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But that sense of intimacy, however effective it may be for the viewer, is only ever one-sided. She can speak to us, she can acknowledge that we see her, but we see her through a one-directional mirror. Her intimacy with us is also a way of distancing herself from anyone who could actually speak back to her. The scene where Fleabag sees a therapist played by Fiona Shaw underlines that idea very directly: The therapist asks Fleabag who she confides in, who her friends are, and Fleabag turns to us once again with a knowing, happy smile. We are her friends, because we are the recipients of her private disclosures. That scene is thrilling and crushing at the same time. It’s so flattering to be her confidant, and so sad. Her closest relationship is with a presence she can neither see nor hear.

The Priest can’t see or hear us either. But when he notices Fleabag talking to us, he’s barging into our secret relationship with her, pointing at exactly the place she assumed no one could see — pointing at us, her distancing strategy, her audience who can’t ever speak back to her. That false intimacy she shared with us? Suddenly it’s real, and it’s not between Fleabag and her silent viewers. It’s between Fleabag and the one person who can still see her whenever she tries to take a step away.

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In a later scene in Fleabag’s café, The Priest catches her dissociating once again. He can feel her leaving, and he calls her back. To Fleabag, and to us the viewers, it feels like an intrusion. We have been a couple for so long, a dysfunctional pairing of speaker and observer. But now The Priest has entered into our relationship, barged in where no one asked him to be. Our relationship with Fleabag has a third person in it now; we’re a throuple, a lopsided, poorly communicating, painfully raw triangle of shared knowledge and humor and need, and the fact that some of us are fictional and some of us aren’t doesn’t do anything to diminish how intense it all feels.

The confessional booth scene — the moment their attraction finally gallops out of control — comes later in that same episode. Prompted by The Priest’s questions, Fleabag does what he and the setting asks of her, and she confesses. It’s an overwhelming scene, a masterpiece of writing and cinematography and the combined magic of Phoebe Waller-Bridge and Andrew Scott’s performances. But its narrative power is predicated on what came before, when The Priest saw Fleabag slip away and asked her where she went. Its intensity comes from our knowledge that when Fleabag sits in that booth and confesses to The Priest, she is actually confessing, in a way that she’s never been able to do as directly or as honestly when she’s speaking to her secret camera friends.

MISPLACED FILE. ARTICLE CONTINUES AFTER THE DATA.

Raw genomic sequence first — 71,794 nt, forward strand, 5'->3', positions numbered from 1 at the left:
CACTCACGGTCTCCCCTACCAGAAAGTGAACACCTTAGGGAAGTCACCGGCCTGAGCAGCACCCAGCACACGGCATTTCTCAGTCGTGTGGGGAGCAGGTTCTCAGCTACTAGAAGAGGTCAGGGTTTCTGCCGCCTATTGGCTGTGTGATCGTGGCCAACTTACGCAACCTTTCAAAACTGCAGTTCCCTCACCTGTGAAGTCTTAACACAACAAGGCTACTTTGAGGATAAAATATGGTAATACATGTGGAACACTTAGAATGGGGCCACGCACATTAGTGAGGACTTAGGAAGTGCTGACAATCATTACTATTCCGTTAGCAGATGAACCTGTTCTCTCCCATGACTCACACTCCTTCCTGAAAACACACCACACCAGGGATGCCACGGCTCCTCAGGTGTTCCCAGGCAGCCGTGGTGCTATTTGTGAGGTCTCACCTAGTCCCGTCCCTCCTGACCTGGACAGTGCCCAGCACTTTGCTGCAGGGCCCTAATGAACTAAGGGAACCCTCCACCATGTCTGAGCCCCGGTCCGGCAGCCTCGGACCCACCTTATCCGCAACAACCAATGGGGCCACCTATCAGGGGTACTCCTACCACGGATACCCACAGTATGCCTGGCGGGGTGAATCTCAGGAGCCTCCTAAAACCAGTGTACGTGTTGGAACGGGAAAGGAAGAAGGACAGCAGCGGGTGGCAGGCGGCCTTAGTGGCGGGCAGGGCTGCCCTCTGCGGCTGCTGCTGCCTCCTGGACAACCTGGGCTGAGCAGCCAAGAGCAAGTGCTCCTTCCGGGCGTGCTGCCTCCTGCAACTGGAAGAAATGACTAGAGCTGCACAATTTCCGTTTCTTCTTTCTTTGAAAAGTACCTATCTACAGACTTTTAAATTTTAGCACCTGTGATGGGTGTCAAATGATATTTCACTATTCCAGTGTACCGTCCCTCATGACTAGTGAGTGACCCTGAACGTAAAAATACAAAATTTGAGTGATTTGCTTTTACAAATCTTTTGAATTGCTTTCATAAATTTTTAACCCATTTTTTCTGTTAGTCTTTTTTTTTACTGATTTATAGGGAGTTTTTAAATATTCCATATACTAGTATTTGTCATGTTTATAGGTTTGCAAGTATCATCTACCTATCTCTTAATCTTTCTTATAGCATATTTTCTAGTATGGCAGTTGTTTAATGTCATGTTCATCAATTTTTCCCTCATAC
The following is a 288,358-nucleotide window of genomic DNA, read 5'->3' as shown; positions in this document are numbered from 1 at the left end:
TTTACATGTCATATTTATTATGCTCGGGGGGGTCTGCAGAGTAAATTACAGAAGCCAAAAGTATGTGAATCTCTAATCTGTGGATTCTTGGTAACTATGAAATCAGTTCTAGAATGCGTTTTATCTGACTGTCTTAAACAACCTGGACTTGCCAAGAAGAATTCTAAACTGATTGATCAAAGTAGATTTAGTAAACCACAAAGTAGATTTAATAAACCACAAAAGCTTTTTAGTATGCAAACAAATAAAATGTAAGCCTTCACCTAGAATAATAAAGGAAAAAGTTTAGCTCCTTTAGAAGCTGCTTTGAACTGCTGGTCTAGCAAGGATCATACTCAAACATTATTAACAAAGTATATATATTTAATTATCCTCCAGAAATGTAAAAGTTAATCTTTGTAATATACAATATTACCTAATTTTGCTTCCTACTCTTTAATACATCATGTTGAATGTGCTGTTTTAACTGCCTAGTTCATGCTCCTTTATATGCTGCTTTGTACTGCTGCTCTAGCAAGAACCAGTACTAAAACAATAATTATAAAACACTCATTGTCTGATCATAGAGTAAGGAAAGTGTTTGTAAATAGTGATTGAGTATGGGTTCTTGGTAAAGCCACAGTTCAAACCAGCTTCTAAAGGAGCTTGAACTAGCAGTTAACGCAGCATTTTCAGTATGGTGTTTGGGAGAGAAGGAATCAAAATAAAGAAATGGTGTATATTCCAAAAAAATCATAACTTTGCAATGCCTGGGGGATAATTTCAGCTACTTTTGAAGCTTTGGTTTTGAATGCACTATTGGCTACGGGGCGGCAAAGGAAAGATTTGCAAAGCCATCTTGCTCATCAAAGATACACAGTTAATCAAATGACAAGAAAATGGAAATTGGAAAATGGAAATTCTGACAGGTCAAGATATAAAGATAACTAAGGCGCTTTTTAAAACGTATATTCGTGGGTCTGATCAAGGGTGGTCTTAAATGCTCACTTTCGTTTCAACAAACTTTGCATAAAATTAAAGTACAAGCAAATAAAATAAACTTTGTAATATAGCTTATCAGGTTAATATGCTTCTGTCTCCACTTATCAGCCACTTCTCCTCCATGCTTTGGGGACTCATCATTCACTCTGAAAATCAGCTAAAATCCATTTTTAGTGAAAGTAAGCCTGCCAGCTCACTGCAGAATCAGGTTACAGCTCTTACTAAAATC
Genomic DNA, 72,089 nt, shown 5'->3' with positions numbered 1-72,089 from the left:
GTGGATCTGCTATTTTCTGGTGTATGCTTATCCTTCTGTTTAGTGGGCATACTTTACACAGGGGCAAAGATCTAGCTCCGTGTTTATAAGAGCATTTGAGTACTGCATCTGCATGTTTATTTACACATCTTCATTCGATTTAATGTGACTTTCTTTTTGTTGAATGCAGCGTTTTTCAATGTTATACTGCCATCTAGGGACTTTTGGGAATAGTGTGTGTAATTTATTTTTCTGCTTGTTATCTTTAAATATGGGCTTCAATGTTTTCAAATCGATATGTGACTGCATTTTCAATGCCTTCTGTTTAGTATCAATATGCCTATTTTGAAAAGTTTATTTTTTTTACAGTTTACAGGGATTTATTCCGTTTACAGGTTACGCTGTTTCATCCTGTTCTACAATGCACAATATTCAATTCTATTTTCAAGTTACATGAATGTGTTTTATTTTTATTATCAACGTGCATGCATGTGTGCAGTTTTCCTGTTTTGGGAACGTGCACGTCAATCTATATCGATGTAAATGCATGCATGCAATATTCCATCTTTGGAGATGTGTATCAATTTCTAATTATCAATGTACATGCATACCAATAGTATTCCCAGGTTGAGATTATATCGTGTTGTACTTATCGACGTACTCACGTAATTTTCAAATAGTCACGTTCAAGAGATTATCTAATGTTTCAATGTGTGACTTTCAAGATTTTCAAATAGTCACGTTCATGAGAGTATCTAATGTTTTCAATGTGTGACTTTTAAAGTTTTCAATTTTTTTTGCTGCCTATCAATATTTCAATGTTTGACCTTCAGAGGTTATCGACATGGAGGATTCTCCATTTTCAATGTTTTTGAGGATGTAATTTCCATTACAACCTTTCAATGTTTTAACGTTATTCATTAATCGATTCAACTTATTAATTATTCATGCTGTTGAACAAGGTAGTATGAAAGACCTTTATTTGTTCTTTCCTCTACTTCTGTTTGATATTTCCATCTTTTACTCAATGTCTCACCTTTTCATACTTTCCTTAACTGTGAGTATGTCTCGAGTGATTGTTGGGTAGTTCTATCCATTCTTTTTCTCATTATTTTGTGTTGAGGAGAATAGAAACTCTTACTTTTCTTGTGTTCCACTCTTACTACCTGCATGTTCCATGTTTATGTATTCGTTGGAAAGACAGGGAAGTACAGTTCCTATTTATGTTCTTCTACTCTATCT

When Fleabag and The Priest do finally have sex, though, she is ready to shut us out. They gasp together in bed, and unlike a previous sequence where Fleabag interrupts a sex scene with some idiot to tell us how it’s going, she does not want witnesses when she has sex with The Priest. She shoves the camera away.

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We viewers aren’t the only unseen, all-seeing observers of Fleabag; the season’s other looming, omnipotent figure is God. God would be an appropriate alternative for Fleabag, a way to give up her secret camera friends and turn toward Him instead. She wants to. When telling The Priest about her deepest desires in the confessional scene, Fleabag basically begs for a God-like figure who can relieve her of the burden of her own agency, and her fourth-wall-breaking habit isn’t all that different from prayer. She turns to us as a way to gain perspective and distance from her own life, and if she could feel that way about a higher power, if she could turn her conversations with us into conversations with God, maybe it would be healthier for her. But she can’t.

At the end of the series, The Priest admits that he’s chosen God over her, and his decision forces Fleabag to make a similar choice. She has mostly given up on the false intimacy she built with her viewers in favor of a real intimacy with The Priest; as they grow closer, she turns to us less and is able to be honest with him. What should she do without him? She could easily slip back into her old habits, something we the viewers might actually hope for. After all, unhappy dissociative Fleabag is also our Fleabag, the person who gives us her life wrapped up in a self-deprecating, wildly charming bow. When The Priest breaks up with Fleabag, there’s a chance that we can get our relationship with her back. Once again she’ll be intimate with us.

Fleabag makes the other choice. Rather than turning to the camera once again and cracking a joke about her devastation, she walks away. She shakes her head, telling us that we cannot follow her, and gives us a sad, resigned, hopeful little wave as she walks away. She ends the story she’s been telling us while also turning toward her own life, her own family, her own relationships with people who can speak back to her. It’s why the ending is such a perfect conclusion to the series, and why it also feels so crushing. In the end, Fleabag breaks up with us.